On our tour we got to pick sugar snap peas off the vine, which was decadent for me, as sugar snap peas, even more than strawberries, are what I associate with “luxury” produce. We learned about the stands of trees that were the first thing Nigel planted when he got the land, to provide windbreaks for the crazy winds that can get up to 25+ miles an hour and just suck the moisture from plants and soil. We also learned that Eatwell gets their compost from the company that processes San Francisco’s food and yard scraps (we have a city-wide composting program here) which is pretty awesome, on a symbolic level. As Nigel pointed out, every time they pick a truckload of food from the farm, they are hauling nutrients away from the land, and now, because of the composting program, those exact same nutrients (barring, of course, the ones we have absorbed into our own bodies) find their way back.
And then, of course, we met the chickens. They were definitely the celebrities of the hour, with tons of questions asked and long lingering at their enclosure, whereas for the rest of the farm we’d been content to just let Nigel lead us from field to field. I learned that the beautiful green and blue eggs, which I love, come from araucana hens who are being “phased out” (stockpot, here they come) because they take three months off in the winter, producing no eggs but still chowing down on their pricey organic feed. True free-ranging chickens, although they eat plants and insects as they forage about, still need more supplemental feed than factory-farmed chickens. This is because outdoor hens use a lot of energy moving around all day and keeping themselves warm, unlike chickens who are packed in together tightly, keeping each other warm and unable to move.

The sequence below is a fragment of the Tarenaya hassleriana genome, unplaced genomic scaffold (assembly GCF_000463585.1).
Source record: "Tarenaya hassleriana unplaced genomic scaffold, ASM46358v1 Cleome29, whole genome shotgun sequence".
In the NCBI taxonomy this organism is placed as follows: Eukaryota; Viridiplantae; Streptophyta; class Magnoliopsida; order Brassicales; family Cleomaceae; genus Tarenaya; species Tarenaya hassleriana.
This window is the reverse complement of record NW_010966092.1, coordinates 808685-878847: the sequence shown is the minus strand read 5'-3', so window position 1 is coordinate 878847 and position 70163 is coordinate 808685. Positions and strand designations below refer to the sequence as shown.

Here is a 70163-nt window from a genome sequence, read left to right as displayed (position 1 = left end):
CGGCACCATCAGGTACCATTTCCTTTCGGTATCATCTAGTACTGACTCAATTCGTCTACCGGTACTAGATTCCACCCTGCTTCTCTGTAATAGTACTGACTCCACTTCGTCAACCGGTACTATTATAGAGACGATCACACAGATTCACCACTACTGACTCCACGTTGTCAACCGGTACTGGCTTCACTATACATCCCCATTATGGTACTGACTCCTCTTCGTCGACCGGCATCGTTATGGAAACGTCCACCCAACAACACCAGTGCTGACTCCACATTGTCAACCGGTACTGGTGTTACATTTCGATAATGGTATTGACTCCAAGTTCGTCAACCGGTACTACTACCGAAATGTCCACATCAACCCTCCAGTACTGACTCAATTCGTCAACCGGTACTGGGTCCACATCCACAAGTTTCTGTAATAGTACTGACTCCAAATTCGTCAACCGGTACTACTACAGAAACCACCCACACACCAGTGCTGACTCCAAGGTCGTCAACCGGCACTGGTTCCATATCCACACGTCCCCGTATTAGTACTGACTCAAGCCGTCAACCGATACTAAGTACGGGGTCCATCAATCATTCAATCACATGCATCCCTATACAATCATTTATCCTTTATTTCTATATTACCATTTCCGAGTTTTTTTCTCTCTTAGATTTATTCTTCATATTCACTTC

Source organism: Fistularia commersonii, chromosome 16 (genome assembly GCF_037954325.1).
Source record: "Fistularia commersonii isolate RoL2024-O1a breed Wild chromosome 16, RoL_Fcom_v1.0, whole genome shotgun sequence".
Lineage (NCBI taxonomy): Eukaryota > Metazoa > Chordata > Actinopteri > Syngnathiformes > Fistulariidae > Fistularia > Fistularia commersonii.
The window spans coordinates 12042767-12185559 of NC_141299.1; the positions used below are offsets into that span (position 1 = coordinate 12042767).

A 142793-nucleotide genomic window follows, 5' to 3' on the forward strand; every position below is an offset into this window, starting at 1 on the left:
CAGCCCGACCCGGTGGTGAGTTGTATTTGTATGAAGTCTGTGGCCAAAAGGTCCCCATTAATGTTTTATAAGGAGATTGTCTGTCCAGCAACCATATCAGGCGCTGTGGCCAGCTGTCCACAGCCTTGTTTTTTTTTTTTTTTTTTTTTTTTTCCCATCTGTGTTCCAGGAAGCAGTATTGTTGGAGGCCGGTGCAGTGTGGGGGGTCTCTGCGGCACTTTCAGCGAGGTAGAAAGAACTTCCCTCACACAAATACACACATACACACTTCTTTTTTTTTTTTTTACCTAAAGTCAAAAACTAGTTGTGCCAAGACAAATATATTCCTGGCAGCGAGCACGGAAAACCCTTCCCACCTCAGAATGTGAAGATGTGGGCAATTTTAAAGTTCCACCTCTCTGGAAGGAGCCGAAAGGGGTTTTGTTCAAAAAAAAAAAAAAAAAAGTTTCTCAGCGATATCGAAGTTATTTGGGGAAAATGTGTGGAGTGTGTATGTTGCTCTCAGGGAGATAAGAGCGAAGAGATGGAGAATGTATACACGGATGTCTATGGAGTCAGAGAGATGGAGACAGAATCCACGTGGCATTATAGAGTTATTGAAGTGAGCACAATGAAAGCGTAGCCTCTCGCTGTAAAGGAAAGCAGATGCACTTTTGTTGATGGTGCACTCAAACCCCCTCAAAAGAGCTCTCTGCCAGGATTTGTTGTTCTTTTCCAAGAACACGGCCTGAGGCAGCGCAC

The chickens with their chicken house, one of five houses. The enclosure is an electric fence, turned on at night to keep out the coyotes. The chickens seem to have no problem flying over it when they like the looks of the neighboring pasture!